Buying a ticket for the Khyber Mail

I was the only woman  at the Karachi City Railway Station. There to get a ticket for a train ride from Karachi to Lahore on the Khyber Mail. There were no lines at the reservation windows, just swarms of men. I got behind one throng, as close as I dared, and waited my turn.
Behind me on the wall, a dusty portrait of Jinnah looked lonely hanging in the center of the yellowing walls of the reservation area. A few fixed rows of steel waiting chairs looked new, otherwise the place looked empty and dusty.

Across from the special car reservation room is the economy class reservation hall, which is much bigger. But the lines were only marginally longer there. Outside the hall on the platform I could see a few people waiting for their train. The tracks, dusty with a few barren empty train cars looked stunningly decrepit—a stark contrast to the chaotic petrol fumed madness of I.I. Chundrigar road, the financial center and one of the busiest roads in Karachi City. I stood there staring at the horizon where the dusty tracks disappeared and then walked back to the special reservation area.
I was directed to a female staff member when I first walked in. She asked me where I was going. I told her. She said take the Mehran Express — its much cheaper. I explained I have to take the Khyber Mail. She pointed to the window with the crowd and refused to answer any more questions. I walked over to the window. A man with rectangular glasses perched low on his nose, wearing a pristine white uniform, asked me where I was going. I told him to Lahore on the Khyber Mail.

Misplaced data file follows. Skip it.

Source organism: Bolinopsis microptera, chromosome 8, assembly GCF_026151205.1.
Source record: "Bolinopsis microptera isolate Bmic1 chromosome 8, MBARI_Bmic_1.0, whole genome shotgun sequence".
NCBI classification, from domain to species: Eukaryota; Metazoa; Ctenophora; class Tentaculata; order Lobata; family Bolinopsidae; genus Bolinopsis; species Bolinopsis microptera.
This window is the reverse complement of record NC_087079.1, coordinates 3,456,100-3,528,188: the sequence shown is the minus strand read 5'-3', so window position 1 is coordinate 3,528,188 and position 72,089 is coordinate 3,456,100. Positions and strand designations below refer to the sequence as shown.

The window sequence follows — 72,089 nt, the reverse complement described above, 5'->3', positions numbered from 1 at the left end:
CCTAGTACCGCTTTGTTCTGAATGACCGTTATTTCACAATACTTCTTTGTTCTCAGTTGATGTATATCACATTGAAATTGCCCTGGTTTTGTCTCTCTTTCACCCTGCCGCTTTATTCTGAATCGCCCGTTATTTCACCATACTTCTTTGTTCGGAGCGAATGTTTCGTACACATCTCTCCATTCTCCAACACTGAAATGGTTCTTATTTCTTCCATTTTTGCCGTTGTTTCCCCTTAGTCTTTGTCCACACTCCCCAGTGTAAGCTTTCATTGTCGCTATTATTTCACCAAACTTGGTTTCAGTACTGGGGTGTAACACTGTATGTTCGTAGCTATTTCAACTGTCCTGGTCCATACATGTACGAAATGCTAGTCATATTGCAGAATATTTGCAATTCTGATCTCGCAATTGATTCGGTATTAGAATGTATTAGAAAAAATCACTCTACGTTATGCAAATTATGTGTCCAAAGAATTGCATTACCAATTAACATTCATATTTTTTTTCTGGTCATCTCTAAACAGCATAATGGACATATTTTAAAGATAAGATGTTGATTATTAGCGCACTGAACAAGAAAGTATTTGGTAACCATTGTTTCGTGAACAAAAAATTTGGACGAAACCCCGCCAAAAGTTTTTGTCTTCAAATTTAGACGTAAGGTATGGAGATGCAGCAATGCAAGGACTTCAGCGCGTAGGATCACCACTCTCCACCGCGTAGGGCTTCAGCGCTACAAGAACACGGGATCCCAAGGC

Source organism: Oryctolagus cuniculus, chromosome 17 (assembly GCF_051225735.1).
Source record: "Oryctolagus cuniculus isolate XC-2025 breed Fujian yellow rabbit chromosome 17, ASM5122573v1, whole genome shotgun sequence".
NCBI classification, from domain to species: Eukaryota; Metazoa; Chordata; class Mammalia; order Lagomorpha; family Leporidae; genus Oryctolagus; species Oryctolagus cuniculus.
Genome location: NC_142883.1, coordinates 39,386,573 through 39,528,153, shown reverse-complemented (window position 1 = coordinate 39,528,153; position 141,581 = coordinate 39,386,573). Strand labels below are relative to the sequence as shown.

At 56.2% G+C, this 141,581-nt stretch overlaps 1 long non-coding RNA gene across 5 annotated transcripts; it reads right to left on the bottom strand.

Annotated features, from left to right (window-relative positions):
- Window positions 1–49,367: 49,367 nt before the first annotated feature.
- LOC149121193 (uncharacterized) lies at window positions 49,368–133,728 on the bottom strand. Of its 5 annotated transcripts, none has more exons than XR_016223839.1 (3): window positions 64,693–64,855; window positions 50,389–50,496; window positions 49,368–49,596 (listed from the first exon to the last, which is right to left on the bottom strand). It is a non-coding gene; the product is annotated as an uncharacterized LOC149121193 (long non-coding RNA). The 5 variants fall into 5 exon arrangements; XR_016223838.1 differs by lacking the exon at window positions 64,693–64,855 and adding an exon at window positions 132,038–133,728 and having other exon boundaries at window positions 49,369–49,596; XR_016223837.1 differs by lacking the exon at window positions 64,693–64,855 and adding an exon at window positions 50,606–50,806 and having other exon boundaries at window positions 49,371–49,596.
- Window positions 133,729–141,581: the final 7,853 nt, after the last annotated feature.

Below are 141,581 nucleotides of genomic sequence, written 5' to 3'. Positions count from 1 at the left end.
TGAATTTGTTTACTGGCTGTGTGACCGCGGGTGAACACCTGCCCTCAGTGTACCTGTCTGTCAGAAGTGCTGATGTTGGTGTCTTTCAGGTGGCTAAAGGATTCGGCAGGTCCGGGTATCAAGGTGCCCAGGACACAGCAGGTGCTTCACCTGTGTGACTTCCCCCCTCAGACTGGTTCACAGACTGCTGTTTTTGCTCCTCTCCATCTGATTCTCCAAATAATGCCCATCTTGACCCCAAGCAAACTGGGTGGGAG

“A.C. or non A.C.?” he asked referring to air conditioned or non air conditioned class. I asked about the different types. The crowd of men stuck like flies to the counter shifted and he grew impatient and asked the bearded man in the embroidered topi to help me out.
“Where to?” he said.
“What?” I could not hear him clearly through the glass.
“Where to bhai?” he said much louder. He was like a drill sergeant. Tough, but no unfriendly. He must be asked to shout from the window often. I heard other passengers getting yelled at as well.